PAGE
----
Long term care is not just for someone with a chronic illness or disability. A young person who leads an active life may sustain a serious injury that results in a temporary or permanent disability. Others may develop a chronic health condition that limits daily activity. This could happen at any age.
The likelihood of needing long term care increases as we get older. In fact, 70 percent of those who are older than 65 will need long term care at some point in their lives, and 60 percent of all long term care is provided to those who are 65 and older.
According to an HMSA Foundation study, Hawaii residents live longer compared to those in other states across the nation. We live longer than those in other places throughout the world. Women generally live about five years longer than men in Hawaii. But living longer means we may eventually need some type of long-term care. Women generally need long-term care longer than men, primarily because they live longer than men.
Long term care includes services and supports to meet health or personal care needs over an extended period of time. This includes medical and non-medical care. Planning for long term care contributes to a better quality of life. It focuses on making sure those with an illness or disability can enjoy the best quality of life.
Long term care services include medical and non-medical care for people with a chronic illness or disability. Long term care helps meet health or personal needs. Most long term care services assist people with Activities of Daily Living, such as dressing, bathing, and using the bathroom. Long term care can be provided at home, in the community, or in a facility.
For Medicaid eligibility and payment, long term services are those provided to an individual who requires a level of care equivalent to that received in a nursing facility.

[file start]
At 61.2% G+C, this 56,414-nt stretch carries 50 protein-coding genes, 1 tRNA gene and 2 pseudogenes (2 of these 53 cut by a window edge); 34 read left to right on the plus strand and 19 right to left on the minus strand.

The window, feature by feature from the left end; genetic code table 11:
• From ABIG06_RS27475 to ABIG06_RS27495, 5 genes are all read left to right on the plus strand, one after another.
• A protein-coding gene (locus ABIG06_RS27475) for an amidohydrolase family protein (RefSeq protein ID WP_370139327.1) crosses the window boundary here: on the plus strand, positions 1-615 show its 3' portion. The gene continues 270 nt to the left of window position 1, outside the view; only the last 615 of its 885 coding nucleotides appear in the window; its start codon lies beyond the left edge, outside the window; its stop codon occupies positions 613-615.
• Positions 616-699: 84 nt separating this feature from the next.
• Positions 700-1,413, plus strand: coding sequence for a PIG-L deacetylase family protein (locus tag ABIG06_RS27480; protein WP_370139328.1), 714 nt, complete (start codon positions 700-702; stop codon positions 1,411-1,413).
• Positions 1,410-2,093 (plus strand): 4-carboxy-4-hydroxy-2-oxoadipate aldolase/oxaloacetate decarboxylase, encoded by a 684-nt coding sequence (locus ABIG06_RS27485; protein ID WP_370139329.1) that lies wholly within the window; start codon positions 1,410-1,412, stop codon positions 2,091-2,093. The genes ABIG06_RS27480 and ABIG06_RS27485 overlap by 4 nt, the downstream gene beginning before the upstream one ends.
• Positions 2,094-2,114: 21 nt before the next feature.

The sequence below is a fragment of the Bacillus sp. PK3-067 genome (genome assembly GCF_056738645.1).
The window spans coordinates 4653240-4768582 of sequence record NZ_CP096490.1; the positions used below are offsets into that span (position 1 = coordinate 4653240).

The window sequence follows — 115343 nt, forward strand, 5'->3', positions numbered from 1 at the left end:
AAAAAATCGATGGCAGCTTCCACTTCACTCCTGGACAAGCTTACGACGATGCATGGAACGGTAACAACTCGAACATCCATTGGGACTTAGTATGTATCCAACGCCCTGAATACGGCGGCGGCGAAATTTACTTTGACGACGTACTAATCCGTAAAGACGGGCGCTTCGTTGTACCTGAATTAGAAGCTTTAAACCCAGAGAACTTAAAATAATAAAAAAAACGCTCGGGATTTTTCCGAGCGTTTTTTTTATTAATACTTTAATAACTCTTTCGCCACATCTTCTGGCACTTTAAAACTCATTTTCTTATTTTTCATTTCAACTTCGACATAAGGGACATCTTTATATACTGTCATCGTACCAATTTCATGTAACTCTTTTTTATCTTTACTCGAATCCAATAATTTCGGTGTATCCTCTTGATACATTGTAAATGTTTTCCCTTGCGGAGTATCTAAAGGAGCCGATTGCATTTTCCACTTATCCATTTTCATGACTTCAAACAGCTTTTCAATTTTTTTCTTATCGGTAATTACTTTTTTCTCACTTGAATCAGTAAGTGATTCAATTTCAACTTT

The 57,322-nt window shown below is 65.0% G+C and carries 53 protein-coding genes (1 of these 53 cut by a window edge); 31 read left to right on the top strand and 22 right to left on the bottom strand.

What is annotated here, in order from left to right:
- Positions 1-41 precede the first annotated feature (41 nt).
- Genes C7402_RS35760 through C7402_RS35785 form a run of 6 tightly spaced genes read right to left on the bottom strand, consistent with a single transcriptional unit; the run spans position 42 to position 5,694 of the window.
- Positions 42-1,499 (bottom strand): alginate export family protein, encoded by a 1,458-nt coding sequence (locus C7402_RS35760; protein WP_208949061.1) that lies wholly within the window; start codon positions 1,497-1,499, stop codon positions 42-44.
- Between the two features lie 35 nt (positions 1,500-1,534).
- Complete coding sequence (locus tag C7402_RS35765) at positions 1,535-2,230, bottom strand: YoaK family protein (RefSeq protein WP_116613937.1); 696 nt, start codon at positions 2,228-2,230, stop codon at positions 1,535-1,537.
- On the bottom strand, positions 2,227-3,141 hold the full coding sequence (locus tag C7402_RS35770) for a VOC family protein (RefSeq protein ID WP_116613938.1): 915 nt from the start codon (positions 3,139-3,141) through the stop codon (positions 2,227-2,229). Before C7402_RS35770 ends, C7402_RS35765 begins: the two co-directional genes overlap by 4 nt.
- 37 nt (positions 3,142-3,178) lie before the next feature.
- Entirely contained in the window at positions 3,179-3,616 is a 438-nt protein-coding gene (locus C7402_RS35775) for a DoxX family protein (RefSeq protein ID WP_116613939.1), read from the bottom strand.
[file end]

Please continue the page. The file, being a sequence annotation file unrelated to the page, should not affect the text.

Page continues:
There is a difference between health care and long term care. Health care provides medical treatment for health conditions or illness. This is usually for a short period of time. Long term care provides help with daily activities over a longer period of time.
The best way to prevent or delay the need for long term care is to lead a healthy lifestyle now, know your family’s medical history, and reduce or manage the risk factors.
Your community may offer various health, prevention and wellness programs. To learn about these programs to promote a healthy lifestyle, contact your local Aging and Disability Resource Center at 643-ADRC(2772) or www.hawaiiadrc.org.
Everyone’s long term care needs are different, and change over time. For some, assistance may be informal through the help of family members and friends. Others may need a higher level of care. Although long term care can be at home or in a facility, the majority of individuals prefer to age in place, in the comfort of their home.
On average, a person who is 65 today will need some type of long term care for three years, and some may require long term care for longer than five years.
How much care you will need depends on your personal and family’s health history, as well as a number of risk factors. Risk factors are conditions that increase your chance of developing a chronic disease. Your health risks increase when there is a combination of factors such as: